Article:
If you know what renewable identification numbers (RIN) fraud is, and want to avoid it you a.) are most likely involved in biofuel production or an oil company and b.) might want to hire an auditor. That's the advice from RINAlliance, which has made a strategic partnership with EcoEngineers to make sure RIN fraud stops happening.
Oil companies like Sunoco buy RINs from biofuel producers to earn credits to meet the federal Renewable Fuel Standard (RFS). RINs are used to track each gallon of a biofuel as part of the federal rule. There's been so much fraud in these deals that The US Environmental Protection Agency recently released proposed rules to deal with potential RIN fraud as part of the 2013 RFS.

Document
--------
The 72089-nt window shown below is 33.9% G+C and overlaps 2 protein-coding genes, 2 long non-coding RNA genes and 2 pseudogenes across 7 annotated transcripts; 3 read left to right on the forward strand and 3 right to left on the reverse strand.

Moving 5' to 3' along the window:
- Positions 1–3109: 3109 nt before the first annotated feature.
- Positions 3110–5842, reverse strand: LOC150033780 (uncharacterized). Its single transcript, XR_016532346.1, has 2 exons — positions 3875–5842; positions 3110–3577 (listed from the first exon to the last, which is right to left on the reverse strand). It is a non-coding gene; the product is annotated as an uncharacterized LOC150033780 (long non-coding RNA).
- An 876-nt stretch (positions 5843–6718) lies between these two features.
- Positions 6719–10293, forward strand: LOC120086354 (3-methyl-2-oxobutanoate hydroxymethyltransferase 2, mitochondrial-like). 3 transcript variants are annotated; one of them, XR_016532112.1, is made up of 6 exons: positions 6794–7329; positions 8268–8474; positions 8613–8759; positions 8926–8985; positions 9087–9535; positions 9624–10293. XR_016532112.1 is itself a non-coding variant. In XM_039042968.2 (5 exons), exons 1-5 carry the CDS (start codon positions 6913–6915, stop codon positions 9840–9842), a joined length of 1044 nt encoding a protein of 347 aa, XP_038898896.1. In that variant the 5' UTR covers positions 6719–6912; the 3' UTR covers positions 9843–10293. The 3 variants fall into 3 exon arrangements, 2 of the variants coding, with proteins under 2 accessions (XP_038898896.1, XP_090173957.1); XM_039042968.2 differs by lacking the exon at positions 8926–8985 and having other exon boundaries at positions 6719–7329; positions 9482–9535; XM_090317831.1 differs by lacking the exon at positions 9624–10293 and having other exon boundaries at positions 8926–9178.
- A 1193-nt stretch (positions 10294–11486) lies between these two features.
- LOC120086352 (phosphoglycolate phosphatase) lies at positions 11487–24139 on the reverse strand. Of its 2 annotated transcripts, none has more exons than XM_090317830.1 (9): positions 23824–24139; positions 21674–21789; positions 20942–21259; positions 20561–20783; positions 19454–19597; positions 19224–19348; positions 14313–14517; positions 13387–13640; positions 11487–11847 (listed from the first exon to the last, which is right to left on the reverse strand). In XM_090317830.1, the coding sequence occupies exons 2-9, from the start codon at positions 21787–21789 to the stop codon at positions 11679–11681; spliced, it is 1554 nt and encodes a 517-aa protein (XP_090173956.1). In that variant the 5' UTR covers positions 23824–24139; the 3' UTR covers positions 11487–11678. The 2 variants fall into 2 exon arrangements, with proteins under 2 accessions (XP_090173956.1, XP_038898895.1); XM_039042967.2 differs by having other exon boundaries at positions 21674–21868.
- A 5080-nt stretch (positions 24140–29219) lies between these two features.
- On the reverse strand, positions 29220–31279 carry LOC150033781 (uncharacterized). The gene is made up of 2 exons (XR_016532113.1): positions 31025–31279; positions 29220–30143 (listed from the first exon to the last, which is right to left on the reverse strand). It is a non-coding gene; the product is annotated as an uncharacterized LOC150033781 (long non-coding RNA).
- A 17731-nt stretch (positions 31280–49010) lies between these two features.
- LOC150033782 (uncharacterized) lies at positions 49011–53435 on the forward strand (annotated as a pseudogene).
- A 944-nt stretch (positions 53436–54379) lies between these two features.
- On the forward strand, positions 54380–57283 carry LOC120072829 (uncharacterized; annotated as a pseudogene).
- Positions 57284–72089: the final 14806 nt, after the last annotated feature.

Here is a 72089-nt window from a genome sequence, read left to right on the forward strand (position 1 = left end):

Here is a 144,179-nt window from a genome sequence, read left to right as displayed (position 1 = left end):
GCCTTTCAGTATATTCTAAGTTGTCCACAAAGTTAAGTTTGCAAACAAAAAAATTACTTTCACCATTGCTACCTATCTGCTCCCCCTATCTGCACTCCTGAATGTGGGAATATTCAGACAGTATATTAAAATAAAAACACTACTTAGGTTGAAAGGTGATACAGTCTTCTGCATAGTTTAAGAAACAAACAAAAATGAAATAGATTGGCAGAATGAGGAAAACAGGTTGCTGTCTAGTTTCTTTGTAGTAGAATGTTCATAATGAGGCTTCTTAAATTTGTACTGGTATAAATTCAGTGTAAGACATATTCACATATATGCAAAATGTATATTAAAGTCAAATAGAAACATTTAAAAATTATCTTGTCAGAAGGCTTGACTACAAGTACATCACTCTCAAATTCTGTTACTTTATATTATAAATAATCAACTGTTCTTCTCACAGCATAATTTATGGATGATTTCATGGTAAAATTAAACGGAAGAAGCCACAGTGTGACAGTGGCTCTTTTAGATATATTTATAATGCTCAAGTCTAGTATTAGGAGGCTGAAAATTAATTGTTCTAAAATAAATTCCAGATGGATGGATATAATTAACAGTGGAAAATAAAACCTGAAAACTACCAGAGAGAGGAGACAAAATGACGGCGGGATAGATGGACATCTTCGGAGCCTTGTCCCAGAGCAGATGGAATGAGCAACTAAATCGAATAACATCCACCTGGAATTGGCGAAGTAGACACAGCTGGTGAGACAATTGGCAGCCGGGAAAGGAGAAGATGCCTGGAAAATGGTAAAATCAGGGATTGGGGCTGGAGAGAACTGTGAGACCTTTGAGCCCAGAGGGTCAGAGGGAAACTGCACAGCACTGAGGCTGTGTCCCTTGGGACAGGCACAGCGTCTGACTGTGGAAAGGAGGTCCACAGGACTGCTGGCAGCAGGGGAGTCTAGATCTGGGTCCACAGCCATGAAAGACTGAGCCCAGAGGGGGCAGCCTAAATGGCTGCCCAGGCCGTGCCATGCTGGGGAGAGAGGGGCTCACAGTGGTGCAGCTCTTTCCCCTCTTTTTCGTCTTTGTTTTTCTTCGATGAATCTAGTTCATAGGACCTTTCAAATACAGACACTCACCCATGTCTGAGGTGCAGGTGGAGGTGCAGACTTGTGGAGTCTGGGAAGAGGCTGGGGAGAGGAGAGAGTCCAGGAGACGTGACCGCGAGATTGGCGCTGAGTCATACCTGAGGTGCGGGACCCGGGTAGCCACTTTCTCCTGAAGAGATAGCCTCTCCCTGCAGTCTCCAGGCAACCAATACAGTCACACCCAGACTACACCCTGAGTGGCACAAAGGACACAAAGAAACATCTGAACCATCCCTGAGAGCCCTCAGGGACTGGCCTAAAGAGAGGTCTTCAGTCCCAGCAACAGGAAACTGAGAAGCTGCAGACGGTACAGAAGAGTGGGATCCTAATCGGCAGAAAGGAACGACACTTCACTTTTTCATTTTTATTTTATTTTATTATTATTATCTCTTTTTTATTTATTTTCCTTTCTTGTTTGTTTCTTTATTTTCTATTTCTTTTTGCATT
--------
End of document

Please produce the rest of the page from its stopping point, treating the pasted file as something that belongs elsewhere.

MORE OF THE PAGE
There is a need for audits and accountability in the marketplace. The biodiesel industry saw several distressing – and mysterious – episodes last year. Jeffrey David Gunselman, former CEO of Absolut Fuels, was arrested for pilfering more than $50 million in fake RIN credits without producing any of the biodiesel. Rodney Hailey, who headed Clean Green Fuel LLC, alledgedly made $9.1 million selling renewable fuel credits that were not delivered.
The strangest one of all involved biodiesel train shipments between Canada and the US by CN Rail that were never unloaded. The shipping company appeared to have made $2.6 million in Canadian dollars for the effort. Two US biodiesel companies were listed as customers – HeroBX and Northern Biodiesel – and neither responded to media inquiries. A Canadian company, Bioversal Trading Inc., is being investigated by the Canada Border Services Agency on allegations of false statements to avoid duties in shipping biodiesel to Romania and Italy.